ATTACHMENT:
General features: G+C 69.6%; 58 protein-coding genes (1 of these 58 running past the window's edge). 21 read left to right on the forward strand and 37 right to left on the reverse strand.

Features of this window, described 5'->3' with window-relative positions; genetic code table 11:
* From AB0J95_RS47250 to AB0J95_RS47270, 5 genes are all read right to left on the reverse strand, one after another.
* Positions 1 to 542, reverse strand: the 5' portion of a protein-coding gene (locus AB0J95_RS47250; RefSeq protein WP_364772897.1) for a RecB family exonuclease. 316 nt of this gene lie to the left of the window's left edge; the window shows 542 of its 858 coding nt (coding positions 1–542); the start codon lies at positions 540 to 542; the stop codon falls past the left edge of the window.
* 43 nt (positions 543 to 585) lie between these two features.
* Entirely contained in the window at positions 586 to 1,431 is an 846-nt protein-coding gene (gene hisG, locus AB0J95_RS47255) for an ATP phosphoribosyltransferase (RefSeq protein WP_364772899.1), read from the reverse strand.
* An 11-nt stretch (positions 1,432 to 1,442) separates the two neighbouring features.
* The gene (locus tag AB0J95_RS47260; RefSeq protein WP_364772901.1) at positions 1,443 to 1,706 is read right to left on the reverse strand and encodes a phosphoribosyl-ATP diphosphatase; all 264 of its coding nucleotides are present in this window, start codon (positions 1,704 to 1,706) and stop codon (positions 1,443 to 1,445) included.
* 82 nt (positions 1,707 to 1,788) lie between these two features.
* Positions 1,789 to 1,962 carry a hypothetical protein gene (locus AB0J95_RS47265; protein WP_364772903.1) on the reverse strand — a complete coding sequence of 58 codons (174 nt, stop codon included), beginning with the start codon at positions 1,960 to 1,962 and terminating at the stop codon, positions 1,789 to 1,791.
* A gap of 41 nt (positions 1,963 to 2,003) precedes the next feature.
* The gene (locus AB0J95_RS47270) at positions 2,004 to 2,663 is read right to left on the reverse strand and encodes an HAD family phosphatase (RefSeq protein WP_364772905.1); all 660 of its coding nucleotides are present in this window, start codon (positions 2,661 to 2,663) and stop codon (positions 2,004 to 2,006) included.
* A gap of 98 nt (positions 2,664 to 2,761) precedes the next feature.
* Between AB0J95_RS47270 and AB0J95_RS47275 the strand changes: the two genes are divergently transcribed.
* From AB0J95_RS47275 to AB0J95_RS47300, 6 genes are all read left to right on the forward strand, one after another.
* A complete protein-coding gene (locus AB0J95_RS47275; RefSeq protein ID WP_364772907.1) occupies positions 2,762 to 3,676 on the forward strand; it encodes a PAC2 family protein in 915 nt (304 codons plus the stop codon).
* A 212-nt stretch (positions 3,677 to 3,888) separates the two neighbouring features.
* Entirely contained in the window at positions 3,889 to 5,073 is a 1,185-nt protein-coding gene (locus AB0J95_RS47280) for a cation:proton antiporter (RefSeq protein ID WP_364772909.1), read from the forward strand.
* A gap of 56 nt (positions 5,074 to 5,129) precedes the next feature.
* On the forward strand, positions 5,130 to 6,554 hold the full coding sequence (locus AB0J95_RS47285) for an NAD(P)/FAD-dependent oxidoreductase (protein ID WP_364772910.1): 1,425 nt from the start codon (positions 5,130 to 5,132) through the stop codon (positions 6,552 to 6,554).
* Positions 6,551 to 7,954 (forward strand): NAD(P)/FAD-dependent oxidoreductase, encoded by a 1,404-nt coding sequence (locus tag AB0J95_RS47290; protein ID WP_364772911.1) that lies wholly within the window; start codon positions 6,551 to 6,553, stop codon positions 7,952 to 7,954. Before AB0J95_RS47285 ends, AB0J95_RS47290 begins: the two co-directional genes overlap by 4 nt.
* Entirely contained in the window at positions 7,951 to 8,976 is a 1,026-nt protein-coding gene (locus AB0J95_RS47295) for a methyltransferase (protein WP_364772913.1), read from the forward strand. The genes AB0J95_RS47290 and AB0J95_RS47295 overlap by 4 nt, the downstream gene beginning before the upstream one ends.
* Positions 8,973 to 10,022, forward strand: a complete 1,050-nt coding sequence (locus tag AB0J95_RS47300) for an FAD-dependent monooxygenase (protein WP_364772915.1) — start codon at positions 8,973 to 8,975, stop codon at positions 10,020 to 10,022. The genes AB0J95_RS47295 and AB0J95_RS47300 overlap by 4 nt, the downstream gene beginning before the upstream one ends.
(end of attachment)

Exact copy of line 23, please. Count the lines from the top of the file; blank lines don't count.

* Positions 8,973 to 10,022, forward strand: a complete 1,050-nt coding sequence (locus tag AB0J95_RS47300) for an FAD-dependent monooxygenase (protein WP_364772915.1) — start codon at positions 8,973 to 8,975, stop codon at positions 10,020 to 10,022. The genes AB0J95_RS47295 and AB0J95_RS47300 overlap by 4 nt, the downstream gene beginning before the upstream one ends.